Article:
c. This was the Take-A-Pen Reader's letter to the Guardian:
To the editor of the Guardian,
To the ombudsman of the Guardian,My first reaction on reading the bold headline "Hungary Foils 'Jewish' Terror Plot" on page 9 of the April 14 Guardian International, was increased resentment against those troublesome Jews, now plotting terror attacks in Hungary.
Only after reading the entire article did I realize that the headline was completely misleading. The plot was not by Jews, but against Jews. A typical case of the victim represented as the culprit.
Admittedly on re-reading the headline, I became aware of the quotation marks surrounding the word Jewish.
In the circumstances, I believe you will agree that
a) Headlines have a major influence on readers' impressions. A great number of readers skim their newspaper headlines without reading the entire articles.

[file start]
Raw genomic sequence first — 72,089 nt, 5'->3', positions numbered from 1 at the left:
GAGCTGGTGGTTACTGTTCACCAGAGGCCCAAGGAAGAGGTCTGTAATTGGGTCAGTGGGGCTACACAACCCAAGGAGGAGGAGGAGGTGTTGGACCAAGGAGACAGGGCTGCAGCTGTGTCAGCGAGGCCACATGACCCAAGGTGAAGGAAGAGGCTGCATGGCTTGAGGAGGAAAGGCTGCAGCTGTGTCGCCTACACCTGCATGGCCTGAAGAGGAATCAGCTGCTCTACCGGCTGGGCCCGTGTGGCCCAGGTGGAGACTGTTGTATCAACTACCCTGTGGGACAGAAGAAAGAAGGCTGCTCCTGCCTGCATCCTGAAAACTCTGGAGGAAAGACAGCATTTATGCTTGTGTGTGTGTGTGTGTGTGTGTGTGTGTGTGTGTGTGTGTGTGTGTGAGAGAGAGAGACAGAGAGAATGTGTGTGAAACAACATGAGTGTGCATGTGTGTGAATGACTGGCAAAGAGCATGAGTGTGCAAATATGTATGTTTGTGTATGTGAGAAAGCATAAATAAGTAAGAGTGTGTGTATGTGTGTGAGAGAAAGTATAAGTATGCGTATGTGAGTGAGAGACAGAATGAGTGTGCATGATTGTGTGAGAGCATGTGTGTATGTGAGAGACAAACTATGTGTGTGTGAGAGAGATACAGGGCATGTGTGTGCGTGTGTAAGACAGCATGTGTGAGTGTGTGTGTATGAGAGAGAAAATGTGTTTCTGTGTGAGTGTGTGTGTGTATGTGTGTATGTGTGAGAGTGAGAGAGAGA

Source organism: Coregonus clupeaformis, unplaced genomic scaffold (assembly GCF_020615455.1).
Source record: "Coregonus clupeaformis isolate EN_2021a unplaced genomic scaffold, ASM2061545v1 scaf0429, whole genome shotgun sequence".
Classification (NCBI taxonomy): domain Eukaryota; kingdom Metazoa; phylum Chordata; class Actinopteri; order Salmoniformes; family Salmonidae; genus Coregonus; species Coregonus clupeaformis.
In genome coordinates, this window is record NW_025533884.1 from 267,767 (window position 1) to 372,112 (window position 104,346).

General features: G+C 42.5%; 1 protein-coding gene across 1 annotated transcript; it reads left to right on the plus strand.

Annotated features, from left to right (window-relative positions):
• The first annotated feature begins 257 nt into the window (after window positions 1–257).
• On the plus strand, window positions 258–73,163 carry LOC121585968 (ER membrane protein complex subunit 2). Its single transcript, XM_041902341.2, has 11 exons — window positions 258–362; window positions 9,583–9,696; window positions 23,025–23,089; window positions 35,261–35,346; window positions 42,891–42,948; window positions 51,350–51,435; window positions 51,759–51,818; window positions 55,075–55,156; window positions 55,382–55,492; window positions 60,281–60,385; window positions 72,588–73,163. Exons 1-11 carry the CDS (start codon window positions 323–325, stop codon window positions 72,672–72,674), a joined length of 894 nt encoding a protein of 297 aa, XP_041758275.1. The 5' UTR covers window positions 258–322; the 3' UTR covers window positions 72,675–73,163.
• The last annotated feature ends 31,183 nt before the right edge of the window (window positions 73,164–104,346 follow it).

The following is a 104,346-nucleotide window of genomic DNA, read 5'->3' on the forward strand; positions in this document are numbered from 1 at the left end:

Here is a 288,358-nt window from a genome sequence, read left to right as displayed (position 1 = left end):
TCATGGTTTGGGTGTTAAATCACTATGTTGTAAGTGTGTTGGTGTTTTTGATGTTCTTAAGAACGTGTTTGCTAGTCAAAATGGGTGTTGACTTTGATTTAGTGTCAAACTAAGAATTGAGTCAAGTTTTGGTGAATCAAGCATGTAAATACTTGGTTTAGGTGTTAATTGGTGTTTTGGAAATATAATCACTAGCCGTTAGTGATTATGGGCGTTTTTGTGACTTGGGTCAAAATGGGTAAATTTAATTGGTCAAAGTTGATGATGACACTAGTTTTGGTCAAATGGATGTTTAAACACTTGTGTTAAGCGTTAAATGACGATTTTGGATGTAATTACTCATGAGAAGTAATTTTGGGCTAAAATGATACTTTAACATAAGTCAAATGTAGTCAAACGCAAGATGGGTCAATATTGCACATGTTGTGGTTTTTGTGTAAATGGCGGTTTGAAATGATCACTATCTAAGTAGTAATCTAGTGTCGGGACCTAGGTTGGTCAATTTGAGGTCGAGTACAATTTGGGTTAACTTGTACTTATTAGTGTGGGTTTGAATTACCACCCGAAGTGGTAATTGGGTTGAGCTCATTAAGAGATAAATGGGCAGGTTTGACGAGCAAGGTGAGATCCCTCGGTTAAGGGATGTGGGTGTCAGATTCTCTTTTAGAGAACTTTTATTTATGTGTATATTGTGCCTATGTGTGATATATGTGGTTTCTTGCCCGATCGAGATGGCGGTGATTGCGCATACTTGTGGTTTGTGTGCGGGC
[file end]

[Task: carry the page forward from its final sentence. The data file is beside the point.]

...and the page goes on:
b) This headline creates the definite impression that a plot by Jews, not against Jews, had been foiled.
c) Few readers would have paid attention to the quotation marks around the word Jewish and even for those who did notice them, the significance is unclear..
As the Guardian prides itself on presenting a fair view of the news, I trust we may expect a prominent clarification of this highly misleading headline.
Incidentally, the code of the US Society of Professional Journalists requires that headlines must not misrepresent, nor oversimplify, nor highlight incidents out of context.